So what follows is an experiment. I don't know what the point of this experiment is or what it will show. I don't know the best way to conduct this experiment. This might be an experiment I revisit in a better form someday in the future. But the experiment is simple, and I think it will be interesting, and I can't wait.

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Every bloop, bleeder, and swinging bunt that has contributed toward the Braves setup man's .458 BABIP in 2012.

A few days ago, I got an email from someone who wanted to know why Jonny Venters isn’t dominating people like he did last year. He speculated that there’s something wrong with his stuff, or that his mechanics might be off.

I started formulating an answer even before I looked at the numbers. Well, it’s too small a sample to draw conclusions. Well, Venters was so good in 2011 that it’s unfair to expect a repeat performance. Well, he led the league in appearances last year, so maybe he’s feeling some fatigue.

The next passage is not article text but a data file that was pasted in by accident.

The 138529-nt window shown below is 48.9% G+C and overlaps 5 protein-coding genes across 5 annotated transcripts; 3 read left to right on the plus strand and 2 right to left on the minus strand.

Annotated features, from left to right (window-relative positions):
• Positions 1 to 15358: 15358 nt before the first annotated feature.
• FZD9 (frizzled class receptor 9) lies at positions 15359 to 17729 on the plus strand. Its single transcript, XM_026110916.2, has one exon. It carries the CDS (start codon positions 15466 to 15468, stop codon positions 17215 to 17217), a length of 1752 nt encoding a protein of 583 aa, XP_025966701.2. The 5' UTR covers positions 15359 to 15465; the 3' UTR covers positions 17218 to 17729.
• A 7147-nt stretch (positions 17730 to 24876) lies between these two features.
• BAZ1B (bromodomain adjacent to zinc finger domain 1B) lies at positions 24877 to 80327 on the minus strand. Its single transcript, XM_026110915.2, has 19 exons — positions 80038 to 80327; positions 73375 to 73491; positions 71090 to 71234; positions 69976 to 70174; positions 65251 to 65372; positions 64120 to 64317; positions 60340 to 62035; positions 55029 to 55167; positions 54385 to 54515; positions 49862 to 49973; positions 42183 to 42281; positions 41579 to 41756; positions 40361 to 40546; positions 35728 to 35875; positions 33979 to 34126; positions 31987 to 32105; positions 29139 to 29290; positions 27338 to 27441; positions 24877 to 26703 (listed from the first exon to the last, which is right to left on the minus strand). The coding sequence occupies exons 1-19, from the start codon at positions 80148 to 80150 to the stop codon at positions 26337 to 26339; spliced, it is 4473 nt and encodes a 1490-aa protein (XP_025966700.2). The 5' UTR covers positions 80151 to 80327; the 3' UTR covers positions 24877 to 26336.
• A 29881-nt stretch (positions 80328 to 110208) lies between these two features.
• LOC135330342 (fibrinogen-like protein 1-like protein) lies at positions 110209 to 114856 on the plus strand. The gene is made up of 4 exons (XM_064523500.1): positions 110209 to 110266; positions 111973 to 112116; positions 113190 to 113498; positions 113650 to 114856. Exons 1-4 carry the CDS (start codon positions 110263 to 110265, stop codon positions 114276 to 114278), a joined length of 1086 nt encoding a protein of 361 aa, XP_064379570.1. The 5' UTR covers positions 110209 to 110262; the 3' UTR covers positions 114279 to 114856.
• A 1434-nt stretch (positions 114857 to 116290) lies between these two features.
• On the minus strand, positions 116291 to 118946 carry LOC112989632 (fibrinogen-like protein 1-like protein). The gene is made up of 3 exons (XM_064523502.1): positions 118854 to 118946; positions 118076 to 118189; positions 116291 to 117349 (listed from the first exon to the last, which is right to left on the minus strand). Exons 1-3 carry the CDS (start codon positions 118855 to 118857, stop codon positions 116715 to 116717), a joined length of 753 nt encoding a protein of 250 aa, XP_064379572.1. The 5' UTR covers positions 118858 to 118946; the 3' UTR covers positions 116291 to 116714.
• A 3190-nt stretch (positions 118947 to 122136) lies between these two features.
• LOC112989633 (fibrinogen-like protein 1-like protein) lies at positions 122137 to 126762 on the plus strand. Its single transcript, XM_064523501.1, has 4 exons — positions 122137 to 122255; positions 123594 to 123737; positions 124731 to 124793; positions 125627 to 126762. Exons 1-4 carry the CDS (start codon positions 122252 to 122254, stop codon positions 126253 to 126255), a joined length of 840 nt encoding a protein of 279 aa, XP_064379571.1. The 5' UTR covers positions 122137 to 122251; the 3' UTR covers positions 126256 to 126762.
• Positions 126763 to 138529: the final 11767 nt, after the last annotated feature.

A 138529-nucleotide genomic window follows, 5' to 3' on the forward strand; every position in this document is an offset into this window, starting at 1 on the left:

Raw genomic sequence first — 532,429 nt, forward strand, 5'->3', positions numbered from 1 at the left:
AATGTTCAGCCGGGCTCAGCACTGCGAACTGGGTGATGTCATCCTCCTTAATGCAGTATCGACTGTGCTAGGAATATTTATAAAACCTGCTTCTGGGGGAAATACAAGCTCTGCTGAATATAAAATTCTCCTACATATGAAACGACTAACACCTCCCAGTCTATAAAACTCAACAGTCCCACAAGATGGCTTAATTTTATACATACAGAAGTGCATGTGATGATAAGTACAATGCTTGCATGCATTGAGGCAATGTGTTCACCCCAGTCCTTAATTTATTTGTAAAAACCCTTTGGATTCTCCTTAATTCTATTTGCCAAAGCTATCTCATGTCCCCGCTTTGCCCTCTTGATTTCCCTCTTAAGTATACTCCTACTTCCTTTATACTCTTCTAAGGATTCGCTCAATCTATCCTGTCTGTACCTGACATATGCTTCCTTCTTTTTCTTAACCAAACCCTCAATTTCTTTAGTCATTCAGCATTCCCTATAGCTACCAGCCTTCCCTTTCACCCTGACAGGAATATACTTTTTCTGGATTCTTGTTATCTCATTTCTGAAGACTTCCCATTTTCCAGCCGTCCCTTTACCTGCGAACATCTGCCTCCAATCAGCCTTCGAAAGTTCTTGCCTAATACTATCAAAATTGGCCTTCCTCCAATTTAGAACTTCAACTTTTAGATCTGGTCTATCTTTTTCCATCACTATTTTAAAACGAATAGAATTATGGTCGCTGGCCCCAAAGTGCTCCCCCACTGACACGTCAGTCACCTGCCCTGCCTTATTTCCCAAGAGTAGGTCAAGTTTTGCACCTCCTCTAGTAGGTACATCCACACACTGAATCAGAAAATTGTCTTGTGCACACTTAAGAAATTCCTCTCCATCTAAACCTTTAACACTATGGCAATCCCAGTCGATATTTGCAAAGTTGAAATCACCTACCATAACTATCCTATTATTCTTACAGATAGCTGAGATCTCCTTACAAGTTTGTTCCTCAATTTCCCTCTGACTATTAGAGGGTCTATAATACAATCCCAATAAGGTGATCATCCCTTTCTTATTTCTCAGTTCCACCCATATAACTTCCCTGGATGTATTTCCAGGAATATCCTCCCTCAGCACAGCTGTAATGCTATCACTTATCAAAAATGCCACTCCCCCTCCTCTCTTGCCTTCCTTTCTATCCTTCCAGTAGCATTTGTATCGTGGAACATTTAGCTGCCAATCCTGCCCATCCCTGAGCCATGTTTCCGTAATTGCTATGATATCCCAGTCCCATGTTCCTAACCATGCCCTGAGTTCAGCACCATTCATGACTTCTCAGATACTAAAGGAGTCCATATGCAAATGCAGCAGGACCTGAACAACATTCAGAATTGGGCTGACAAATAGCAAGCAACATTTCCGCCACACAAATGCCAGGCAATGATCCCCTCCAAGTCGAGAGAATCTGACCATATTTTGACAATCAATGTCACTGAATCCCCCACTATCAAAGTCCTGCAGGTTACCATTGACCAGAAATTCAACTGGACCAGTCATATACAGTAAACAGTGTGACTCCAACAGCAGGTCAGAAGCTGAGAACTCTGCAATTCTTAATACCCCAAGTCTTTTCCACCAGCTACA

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March 19, 2012 11:37 am

Fantasy Beat: The Impact of BABIP, LOB%, and Luck

13

Jason Collette

A look at which pitchers were lucky as a result of their BABIP and LOB%, which were unlucky, and which may have a chance of repeating what looks like a lucky/unlucky 2011

Last season, one of my favorite baseball reads that became useful fantasy knowledge was this piece by Rich Lederer at Baseball Analysts.  What he laid out is something that I’ve recommended and used in previous years as a quick and dirty way to look for potential targets at the end of drafts. If you believe in simple regression to the mean, it makes sense to target pitchers that were well below their personal and/or league average, since logic dictates they should do better the following season. As Lederer put it:

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Mike continues his investigation of HITf/x data to glean more insights into whether pitchers can prevent hits on balls in play.

In the first part of this study, I used detailed batted ball speed information from HITf/x to examine the degree of skill that batters and pitchers had in quality of contact made or allowed. Here, I will look deeper into the question of why some batted balls fall for hits and others do not.

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October 10, 2011 11:24 am

Fantasy Beat: Hellickson's BABIP: Lucky or Sustainable?

3

Jason Collette

A look at the pitcher who posted the lowest BABIP in 21 years